The federal administration is considering weakening protections for our nation’s waters by repealing the 2015 Clean Water Rule. If enacted, this rule would protect drinking water needed by 117 million Americans by clarifying which water bodies are covered under the Clean Water Act. If repealed, protections for that drinking water remain in limbo.
Here’s why the Idaho Conservation League is against a repeal of the Clean Water Rule:
- The 2015 Clean Water Rule was created in response to the Supreme Court’s confusion over which water bodies are covered in the Clean Water Act. These water bodies include numerous streams throughout Idaho, most notably the Lost River Basins in eastern Idaho.
- One in three people gets drinking water from streams that lacked clear protection before the Clean Water Rule. It’s unclear how these people will be protected if these rules are rescinded.
- Not only does this rule protect human health, it more precisely defines and predictably determines which water bodies are covered under the Clean Water Act, making permitting less costly, easier and faster for businesses and industry.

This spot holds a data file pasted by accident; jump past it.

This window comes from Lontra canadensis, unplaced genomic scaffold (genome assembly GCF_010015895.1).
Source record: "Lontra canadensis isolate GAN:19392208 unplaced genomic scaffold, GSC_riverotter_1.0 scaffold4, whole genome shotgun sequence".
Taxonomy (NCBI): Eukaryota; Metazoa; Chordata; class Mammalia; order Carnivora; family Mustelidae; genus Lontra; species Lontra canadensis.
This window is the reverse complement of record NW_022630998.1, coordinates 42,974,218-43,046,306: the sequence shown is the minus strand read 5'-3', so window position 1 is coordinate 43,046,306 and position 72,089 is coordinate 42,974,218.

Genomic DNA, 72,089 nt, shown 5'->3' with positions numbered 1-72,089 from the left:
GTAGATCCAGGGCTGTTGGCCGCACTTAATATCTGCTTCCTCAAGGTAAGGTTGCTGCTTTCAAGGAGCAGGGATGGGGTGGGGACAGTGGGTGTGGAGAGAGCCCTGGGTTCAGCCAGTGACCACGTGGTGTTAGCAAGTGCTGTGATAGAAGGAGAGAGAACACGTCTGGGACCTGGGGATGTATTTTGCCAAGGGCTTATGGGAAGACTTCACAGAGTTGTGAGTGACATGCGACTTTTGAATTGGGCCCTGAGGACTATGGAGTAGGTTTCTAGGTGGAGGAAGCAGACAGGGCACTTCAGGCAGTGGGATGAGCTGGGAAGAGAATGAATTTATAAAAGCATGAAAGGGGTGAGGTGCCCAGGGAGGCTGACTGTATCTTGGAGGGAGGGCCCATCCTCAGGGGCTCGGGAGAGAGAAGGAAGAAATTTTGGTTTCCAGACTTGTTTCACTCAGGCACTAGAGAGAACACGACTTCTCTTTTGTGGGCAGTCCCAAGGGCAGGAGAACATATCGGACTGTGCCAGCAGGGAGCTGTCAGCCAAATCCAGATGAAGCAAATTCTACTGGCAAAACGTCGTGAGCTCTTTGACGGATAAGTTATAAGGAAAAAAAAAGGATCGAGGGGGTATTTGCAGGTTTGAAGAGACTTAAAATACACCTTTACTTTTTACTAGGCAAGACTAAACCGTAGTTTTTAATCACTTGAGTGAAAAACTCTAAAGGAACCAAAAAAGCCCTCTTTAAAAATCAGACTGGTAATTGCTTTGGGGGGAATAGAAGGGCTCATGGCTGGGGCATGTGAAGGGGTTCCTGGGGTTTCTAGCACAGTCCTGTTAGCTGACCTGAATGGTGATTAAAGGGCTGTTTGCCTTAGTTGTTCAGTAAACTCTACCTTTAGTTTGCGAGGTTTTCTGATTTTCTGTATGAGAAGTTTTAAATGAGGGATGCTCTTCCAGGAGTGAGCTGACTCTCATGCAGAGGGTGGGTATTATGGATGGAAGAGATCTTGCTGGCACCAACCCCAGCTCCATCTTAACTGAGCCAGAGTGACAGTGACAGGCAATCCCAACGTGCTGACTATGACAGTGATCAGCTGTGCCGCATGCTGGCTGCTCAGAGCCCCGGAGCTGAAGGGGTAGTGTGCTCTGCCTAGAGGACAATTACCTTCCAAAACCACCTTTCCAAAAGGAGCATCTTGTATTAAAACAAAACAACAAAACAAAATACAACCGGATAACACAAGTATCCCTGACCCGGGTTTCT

- The appropriations bill in the U.S. House of Representatives includes a rider that would outlaw legal review of rescinding this rule, meaning citizens would be unable to challenge the legality of this decision.
Through Aug 28, the U.S. Army Corps of Engineers and U.S. Environmental Protection Agency are collecting comments on rescinding the Clean Water Rule. Now is your chance to speak up for clean water throughout the United States.
To make matters worse, Congress is attempting to repeal the rule without following laws that would otherwise apply to such a process. Instead, Congress wants to exempt the repeal from legal review allowed under the Administrative Procedures Act. So take an additional minute or two to contact your Idaho representative Mike Simpson (District 2) or Raul Labrador (District 1) to request that they remove language in the House appropriations bill that prohibits legal review of this decision. If you’re not sure which district you’re in, you can enter your address and find out.